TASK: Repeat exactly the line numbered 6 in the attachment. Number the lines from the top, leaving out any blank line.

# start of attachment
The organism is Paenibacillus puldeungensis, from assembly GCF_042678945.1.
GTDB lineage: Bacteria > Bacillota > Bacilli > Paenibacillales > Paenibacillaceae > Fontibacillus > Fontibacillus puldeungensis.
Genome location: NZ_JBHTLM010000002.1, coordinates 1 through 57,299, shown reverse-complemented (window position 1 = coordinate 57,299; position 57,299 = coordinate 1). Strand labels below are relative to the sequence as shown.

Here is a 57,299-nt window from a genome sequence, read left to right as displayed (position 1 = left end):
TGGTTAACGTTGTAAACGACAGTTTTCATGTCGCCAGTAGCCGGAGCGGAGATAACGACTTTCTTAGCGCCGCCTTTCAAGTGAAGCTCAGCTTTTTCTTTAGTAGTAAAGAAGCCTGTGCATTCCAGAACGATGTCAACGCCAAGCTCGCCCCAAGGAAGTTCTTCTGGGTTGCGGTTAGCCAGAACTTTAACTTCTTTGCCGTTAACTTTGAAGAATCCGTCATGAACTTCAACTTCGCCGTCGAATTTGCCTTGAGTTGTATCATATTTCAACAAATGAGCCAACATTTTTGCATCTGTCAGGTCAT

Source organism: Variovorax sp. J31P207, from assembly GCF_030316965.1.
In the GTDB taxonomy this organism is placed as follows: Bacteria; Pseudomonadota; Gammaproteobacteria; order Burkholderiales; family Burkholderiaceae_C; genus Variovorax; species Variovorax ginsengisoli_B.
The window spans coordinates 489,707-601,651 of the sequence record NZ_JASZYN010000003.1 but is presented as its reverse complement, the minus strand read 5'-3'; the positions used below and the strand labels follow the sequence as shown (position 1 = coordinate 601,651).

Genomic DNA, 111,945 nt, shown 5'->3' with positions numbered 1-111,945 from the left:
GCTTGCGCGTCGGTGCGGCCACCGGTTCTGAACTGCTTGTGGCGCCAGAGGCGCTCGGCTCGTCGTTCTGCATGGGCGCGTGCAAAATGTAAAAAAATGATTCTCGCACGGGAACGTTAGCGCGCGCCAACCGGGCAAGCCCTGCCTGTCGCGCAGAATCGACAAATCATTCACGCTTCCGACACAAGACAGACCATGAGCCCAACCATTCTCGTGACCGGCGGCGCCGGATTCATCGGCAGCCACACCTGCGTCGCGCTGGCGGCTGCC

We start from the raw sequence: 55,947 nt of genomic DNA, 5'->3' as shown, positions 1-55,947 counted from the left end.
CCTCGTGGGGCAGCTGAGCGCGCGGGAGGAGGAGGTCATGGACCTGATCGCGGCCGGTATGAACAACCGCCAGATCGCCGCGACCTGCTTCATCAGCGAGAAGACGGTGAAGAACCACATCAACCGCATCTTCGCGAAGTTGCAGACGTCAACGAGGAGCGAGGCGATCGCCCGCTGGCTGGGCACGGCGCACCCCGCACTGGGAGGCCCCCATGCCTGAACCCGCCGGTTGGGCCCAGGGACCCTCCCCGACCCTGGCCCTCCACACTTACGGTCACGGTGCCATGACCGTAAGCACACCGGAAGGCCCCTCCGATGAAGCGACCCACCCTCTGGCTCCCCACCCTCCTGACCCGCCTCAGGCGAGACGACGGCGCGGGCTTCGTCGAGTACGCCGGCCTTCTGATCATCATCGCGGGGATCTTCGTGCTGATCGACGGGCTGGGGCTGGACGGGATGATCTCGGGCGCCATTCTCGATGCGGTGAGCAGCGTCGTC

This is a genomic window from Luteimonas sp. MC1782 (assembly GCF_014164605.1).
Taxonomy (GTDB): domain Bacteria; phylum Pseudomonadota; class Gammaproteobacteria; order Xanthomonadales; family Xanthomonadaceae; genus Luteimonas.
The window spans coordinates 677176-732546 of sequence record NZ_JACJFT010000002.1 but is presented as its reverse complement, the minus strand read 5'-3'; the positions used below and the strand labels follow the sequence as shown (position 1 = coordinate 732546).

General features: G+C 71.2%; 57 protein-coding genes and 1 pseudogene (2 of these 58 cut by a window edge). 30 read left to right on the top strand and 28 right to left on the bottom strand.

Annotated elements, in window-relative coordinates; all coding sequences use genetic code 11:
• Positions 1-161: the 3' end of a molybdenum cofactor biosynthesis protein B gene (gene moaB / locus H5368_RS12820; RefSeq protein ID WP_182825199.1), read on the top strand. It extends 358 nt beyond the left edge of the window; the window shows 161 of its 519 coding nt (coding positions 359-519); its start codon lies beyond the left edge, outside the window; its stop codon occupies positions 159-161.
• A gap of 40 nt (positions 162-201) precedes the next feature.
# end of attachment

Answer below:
Source organism: Variovorax sp. J31P207, from assembly GCF_030316965.1.